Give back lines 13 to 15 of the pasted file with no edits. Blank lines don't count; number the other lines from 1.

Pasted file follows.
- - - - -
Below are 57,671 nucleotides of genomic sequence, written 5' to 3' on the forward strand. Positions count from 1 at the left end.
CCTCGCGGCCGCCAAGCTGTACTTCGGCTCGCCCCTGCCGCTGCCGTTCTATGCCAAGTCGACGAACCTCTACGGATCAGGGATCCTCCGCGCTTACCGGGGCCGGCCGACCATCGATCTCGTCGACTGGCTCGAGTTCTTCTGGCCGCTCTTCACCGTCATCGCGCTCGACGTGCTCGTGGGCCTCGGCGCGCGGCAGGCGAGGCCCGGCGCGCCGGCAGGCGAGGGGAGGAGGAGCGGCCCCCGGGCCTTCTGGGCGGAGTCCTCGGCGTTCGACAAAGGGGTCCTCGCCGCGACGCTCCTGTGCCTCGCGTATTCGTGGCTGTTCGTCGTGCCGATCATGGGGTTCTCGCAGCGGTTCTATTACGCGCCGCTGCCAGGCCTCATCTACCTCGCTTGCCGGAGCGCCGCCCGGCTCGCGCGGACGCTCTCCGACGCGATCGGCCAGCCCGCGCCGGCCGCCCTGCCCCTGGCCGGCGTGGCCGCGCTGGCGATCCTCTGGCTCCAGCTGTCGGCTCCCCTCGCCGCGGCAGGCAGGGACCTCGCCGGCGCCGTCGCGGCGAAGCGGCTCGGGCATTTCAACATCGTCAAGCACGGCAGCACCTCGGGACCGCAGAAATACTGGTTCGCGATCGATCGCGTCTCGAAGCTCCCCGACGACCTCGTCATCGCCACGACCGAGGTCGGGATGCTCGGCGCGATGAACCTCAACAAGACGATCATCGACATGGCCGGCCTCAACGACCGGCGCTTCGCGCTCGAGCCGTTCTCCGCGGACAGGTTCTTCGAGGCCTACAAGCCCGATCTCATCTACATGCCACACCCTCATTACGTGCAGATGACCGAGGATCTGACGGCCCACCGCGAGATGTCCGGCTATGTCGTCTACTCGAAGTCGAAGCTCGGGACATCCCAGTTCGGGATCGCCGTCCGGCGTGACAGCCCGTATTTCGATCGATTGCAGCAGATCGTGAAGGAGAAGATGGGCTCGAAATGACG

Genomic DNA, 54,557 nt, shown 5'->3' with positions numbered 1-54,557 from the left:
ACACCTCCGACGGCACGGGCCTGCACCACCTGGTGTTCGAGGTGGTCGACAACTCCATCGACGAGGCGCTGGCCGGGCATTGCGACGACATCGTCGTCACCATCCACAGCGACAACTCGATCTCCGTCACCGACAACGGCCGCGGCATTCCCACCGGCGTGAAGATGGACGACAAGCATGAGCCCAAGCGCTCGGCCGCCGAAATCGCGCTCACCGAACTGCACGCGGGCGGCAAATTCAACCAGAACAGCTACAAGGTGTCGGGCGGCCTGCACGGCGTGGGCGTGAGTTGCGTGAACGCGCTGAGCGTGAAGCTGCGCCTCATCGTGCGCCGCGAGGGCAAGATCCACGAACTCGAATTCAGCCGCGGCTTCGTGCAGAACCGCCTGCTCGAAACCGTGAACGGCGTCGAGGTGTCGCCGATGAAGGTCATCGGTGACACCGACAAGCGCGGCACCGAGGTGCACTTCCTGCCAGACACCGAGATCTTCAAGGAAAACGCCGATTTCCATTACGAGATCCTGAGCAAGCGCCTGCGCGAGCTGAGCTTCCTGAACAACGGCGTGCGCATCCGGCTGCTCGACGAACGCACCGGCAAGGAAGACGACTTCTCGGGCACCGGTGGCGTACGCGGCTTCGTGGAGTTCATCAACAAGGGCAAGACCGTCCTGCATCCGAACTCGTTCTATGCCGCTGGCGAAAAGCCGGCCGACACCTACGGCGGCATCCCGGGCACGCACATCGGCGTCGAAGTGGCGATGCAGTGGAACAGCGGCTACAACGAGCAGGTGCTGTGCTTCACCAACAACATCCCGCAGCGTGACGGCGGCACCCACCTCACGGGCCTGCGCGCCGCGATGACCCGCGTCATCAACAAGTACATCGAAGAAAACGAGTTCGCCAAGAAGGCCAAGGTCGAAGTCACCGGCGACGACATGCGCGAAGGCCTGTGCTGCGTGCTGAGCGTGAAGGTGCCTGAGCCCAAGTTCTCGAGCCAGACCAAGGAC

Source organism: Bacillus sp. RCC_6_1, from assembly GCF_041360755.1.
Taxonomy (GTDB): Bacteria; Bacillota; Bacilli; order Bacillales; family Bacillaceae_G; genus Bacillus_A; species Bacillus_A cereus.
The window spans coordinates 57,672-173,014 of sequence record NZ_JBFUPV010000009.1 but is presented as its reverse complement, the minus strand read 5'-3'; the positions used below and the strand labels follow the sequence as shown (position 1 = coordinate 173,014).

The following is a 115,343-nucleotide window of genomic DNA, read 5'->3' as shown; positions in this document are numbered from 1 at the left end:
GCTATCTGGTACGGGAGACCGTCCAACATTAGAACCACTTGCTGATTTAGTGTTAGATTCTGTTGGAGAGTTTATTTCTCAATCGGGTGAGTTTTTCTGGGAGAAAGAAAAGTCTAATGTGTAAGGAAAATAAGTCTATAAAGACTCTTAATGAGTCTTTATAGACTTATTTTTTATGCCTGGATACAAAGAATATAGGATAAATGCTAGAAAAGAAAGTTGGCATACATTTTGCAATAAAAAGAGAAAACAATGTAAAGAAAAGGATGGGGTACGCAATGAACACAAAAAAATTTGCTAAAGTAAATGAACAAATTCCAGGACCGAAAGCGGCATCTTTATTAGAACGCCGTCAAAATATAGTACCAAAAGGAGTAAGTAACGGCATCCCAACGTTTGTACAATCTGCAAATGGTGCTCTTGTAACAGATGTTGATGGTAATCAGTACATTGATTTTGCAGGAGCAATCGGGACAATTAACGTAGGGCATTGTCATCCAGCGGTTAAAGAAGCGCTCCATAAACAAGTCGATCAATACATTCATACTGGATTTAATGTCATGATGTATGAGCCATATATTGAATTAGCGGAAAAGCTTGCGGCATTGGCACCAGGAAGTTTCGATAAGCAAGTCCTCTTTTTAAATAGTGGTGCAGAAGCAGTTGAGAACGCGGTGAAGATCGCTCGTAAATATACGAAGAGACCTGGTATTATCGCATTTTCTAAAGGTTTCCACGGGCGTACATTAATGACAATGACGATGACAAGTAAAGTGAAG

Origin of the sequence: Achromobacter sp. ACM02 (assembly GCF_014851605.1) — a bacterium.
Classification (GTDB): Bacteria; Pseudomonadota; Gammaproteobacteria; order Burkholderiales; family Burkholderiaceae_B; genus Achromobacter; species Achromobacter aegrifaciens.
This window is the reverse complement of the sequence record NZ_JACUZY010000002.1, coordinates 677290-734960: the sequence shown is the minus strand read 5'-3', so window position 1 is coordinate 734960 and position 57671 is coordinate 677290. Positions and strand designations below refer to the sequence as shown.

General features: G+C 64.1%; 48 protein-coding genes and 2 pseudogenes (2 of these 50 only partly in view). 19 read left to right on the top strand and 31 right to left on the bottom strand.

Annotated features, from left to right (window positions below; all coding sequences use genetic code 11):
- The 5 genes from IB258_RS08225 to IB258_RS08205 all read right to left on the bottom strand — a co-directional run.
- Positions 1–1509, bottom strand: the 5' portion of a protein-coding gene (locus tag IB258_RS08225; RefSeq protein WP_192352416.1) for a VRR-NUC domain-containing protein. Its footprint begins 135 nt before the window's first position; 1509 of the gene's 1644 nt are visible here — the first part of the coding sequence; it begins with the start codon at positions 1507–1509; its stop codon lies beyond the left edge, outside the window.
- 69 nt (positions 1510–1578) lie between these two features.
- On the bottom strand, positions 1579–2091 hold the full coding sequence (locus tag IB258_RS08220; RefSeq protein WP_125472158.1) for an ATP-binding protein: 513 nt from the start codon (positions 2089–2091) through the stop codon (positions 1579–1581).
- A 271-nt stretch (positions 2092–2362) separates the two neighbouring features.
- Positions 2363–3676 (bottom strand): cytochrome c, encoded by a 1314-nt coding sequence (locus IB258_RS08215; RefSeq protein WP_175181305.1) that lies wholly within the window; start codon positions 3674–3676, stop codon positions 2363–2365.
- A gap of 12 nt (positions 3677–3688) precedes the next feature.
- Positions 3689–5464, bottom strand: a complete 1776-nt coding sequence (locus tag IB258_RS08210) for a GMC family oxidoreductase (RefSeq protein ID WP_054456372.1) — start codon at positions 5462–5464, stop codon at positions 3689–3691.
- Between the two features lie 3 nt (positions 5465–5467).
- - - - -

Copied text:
General features: G+C 64.1%; 48 protein-coding genes and 2 pseudogenes (2 of these 50 only partly in view). 19 read left to right on the top strand and 31 right to left on the bottom strand.

Annotated features, from left to right (window positions below; all coding sequences use genetic code 11):
- The 5 genes from IB258_RS08225 to IB258_RS08205 all read right to left on the bottom strand — a co-directional run.